British Columbia’s Flaring and Venting Reduction Guideline  does not allow routine venting except under “the most exceptional circumstances.” If gas volumes are sufficient to sustain stable combustion, the gas should be flared or conserved. If venting is the only feasible alternative, it should meet the following requirements, set out in chapter 7 of the guideline: All continuous and temporary venting and their sources must be evaluated using the vent evaluation decision tree. Permit holders must burn all nonconserved volumes of gas if volumes and flow rates are sufficient to support stable combustion. The quantity and duration of vented gas must be minimized. A permit holder must have an adequate program for managing fugitive emissions. According to Section 1.10 of the guideline, entitled “Approvals and Notifications for Non-Conserving Facilities,” nonroutine flaring (such as for maintenance and emergencies) does not require a specific approval but may be subject to limitations specified in the facility permit. Permit holders should notify residents and the BCER of nonroutine flaring at facilities.

The definition of “waste” in the Canada Oil and Gas Drilling and Production Regulations, 2009 , includes gas flared or vented when it could have been economically recovered and processed or injected into an underground reservoir. Section 67 states that no operator should flare or vent gas unless an emergency requires it to do so. The CER must be notified in the daily drilling report, daily production report, or any other written or electronic form. The notification should include the volume of flared or vented gas. The same provisions can be found in the Newfoundland Offshore Petroleum Drilling and Production Regulations, 2009 , and the Nova Scotia Offshore Petroleum Drilling and Production Regulations, 2009 . Section 48 of the Processing Plant Regulations requires companies to report to the CER within one week of any flaring of hydrocarbon gas occurrence or a by-product of the processing of hydrocarbon gas that occurs as a result of an emergency. Section 6 of the CER Event Reporting Guidelines, 2018, defines an emergency as any situation in which emergency or contingency procedures, such as process upsets because of automated or manual emergency shutdowns, were used. Also reportable are flaring events that may have a significant adverse effect on property, the environment, or safety. Companies are not required to report nonroutine flaring, such as that resulting from regulator-required maintenance. Provincial regulators have more specific guidelines on flaring and venting that do not require permits (see the case studies on Alberta, British Columbia, and Saskatchewan).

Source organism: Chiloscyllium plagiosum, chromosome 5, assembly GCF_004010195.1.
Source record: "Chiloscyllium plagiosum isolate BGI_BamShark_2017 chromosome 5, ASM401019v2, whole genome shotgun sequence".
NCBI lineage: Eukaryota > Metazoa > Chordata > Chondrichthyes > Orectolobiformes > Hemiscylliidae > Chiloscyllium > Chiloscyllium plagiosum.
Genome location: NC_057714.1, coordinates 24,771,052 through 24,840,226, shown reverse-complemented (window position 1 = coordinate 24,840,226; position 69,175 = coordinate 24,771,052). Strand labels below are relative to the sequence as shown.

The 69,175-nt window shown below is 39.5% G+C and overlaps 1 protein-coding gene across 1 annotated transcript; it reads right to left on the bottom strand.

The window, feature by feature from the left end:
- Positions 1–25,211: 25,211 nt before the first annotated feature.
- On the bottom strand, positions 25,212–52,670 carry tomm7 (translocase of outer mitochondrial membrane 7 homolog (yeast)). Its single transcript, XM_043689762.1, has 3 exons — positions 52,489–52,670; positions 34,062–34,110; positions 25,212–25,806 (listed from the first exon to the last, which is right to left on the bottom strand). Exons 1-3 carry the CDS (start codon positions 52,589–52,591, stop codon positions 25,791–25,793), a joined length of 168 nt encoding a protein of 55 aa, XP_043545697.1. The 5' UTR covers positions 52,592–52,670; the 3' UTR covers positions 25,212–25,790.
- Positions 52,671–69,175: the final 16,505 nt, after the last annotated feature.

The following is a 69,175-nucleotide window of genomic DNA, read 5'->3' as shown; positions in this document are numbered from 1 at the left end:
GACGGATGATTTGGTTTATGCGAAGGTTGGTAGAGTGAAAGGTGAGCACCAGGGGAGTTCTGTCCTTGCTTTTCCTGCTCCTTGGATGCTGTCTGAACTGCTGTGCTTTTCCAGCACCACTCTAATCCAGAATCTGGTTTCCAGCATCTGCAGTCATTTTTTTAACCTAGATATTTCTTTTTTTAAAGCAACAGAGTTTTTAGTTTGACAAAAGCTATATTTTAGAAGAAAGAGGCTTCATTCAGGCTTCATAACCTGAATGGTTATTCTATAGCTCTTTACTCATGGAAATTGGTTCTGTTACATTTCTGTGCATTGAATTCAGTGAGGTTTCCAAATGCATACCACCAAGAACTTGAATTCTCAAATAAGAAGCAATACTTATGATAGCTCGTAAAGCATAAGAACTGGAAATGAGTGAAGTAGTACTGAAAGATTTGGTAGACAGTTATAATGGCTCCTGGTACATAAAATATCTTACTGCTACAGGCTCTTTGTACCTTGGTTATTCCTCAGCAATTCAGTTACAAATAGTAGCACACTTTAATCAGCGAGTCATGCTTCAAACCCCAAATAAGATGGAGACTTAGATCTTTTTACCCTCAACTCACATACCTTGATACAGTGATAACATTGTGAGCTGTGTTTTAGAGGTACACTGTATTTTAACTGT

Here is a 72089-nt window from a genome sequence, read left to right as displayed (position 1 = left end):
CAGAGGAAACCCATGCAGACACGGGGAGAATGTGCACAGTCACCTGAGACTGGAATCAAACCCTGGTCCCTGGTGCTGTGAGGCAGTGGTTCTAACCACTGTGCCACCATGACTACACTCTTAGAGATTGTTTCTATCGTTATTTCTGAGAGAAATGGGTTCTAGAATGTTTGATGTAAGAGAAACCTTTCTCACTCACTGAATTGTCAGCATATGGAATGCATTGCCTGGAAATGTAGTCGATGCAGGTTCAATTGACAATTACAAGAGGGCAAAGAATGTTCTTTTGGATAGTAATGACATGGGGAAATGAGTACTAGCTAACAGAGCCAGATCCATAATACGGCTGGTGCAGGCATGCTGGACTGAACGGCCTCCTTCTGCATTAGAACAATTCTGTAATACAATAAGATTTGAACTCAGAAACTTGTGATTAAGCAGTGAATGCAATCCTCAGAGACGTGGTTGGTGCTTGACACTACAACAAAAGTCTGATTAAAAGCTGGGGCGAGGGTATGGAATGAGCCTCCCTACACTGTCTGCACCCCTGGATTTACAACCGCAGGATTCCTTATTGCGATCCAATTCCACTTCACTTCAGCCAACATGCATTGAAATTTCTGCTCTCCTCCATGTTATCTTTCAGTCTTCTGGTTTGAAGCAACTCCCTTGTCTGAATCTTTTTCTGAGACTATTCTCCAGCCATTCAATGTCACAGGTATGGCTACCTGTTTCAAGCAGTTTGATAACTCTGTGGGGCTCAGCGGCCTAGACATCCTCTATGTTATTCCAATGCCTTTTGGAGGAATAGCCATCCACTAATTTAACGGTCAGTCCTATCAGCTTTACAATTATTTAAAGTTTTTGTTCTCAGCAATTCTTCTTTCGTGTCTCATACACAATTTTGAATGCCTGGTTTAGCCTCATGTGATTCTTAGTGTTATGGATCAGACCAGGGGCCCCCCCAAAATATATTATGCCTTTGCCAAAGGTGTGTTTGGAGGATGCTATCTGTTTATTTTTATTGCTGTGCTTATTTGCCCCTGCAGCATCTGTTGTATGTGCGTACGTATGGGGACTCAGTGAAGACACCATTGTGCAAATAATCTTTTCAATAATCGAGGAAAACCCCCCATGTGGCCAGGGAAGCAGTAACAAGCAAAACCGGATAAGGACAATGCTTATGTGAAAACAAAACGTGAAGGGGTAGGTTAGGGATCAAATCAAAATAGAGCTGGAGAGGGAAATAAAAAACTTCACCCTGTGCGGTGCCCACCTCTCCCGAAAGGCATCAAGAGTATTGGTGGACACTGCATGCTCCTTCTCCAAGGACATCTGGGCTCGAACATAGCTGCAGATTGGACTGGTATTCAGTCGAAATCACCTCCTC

The Oil and Gas Conservation Regulations, 2012 , stipulate that gas flared or vented at an oil well or facility should not exceed 900 cubic meters (m³) a day unless it is an emergency and a reasonable level of precaution has been taken to protect human health, public safety, property, and the environment. Sections 6 and 7 of Directive PNG036: Venting and Flaring Requirements, 2019 , states that gas venting from a well or facility, including gas plants, is not permitted unless there is an emergency, and venting is required to protect human health, public safety, property, or the environment, including prevention of a fire or explosion.

Article 6 in MME Resolution 40066/2022  allows flaring during the exploration phase for testing purposes. Article 25 bans all venting during exploration except for safety and as part of drilling activities. Article 30 bans all venting during production. Article 34 cites safety and maintenance as the main reasons for exceptions. In all instances, the vented volumes and the underlying reasons for venting need to be reported.

Article 15 of the 2021 proposal  bans venting except for a select few situations, such as emergencies, malfunctions, technical requirements, or safety reasons (as amended by the EP; see footnote 3). Technical requirements cover “pneumatic devices and pumps, dry gas seals, compressors, atmospheric pressure storage tanks, or other components designed to vent”; liquids unloading; and other activities necessary for safe operations. The EP amendments to Article 15 include new paragraphs on equipment standards. The amendments also require replacing equipment with zero-emission alternatives (if they exist) by the end of 2026, and the use of only zero-emission pneumatic controllers and pumps at newly built, replaced, or refurbished sites. In any event, operators can vent only if flaring is not technically feasible or entails safety risks. Besides these circumstances, Article 15 allows flaring only in situations where re-injection, own use, gas processing, or dispatch of gas to market are not feasible for reasons other than economic profitability.